7 July 2019
Shops tempt young
CHILDREN as young as 12 are taking up vaping — lured with lolly flavours and in the mistaken belief it is safe. Record numbers of teens and university students are also using e-cigarettes, in a development the Cancer Council warns could lead to a generation of vapers and undo decades of success in reducing smoking rates.
A Sunday Herald Sun investigation has found Victorian vape sellers marketing sweet flavours such as Apple Gummy Os, Cereal Pop, Tuck Shop Apple Sours, Candy King, Buttercream, Crumbleberry and Blue Rasberry Ice Sours even though it’s illegal to sell electronic cigarettes to children. Retailers are also circumventing laws banning the sale of liquid nicotine or “vape juice’” by setting up warehouses overseas. It comes as a coronial inquest into the death of a Victorian toddler believed to have ingested liquid nicotine last year starts tomorrow.
Quit Victoria director Sarah White told the Sunday Herald Sun: “E-cigarettes could be perceived as a cool new gadget and safer than smoking, when, in reality, they’re just another way to get people addicted to nicotine.” “We’ve seen an increase of Australian teens trying or using e-cigarettes over the past three years, up to half of whom were not smokers,’’ she said.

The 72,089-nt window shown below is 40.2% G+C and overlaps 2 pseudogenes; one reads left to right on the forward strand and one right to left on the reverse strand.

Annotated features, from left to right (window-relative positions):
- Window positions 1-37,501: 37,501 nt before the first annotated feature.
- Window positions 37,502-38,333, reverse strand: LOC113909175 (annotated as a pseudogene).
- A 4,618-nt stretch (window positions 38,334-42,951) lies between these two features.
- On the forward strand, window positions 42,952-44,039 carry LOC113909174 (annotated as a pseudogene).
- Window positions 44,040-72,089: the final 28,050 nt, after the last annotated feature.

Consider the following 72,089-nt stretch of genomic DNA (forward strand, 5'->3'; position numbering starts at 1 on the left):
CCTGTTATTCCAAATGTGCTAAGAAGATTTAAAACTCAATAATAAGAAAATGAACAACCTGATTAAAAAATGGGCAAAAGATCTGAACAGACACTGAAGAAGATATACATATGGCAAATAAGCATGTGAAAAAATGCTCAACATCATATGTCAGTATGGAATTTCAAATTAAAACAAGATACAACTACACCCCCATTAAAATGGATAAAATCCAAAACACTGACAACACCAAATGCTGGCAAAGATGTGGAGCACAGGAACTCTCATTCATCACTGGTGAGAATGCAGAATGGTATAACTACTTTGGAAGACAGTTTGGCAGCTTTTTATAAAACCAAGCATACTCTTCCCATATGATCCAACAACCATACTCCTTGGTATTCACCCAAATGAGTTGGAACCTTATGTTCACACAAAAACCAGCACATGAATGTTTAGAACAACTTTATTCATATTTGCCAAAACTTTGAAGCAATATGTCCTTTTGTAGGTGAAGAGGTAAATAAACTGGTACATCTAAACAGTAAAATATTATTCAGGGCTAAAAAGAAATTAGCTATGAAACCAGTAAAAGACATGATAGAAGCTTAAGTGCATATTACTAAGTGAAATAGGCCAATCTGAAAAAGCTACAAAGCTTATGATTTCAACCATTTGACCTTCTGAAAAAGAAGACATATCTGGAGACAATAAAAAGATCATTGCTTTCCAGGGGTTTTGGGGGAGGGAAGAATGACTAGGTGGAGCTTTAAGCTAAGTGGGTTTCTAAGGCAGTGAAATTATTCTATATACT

The Cancer Council wants a crackdown on the importation of liquid nicotine and a ban on recreational vaping. Dr White said vaping could be dangerous and even fatal, with reports of serious injuries and deaths from exploding devices and children poisoned by liquid nicotine. Calls to Australian poisons centres about children being exposed to nicotine had increased substantially over recent years, she said.
Studies show up to seven in 10 “vape juices” claiming to be nicotine free in Australia contained the addictive substance. The Cancer Council is aware some vape shops were importing liquid nicotine from New Zealand and illegally supplying it to customers. The latest Australian Secondary Schools Alcohol and Drug Survey shows 4 per cent of 12-year-olds and 21 per cent of 17-year-olds have vaped.
A report by Curtin University and the Victorian and Western Australian cancer councils shows vaping is increasingly popular with young adults. “The availability of flavourings is cited by young adult ecigarette users as contributing to their initiation and continued use of the devices,” it states. Curtin researcher Dr Michelle Jongenelis said research showed vaping could be a gateway to smoking.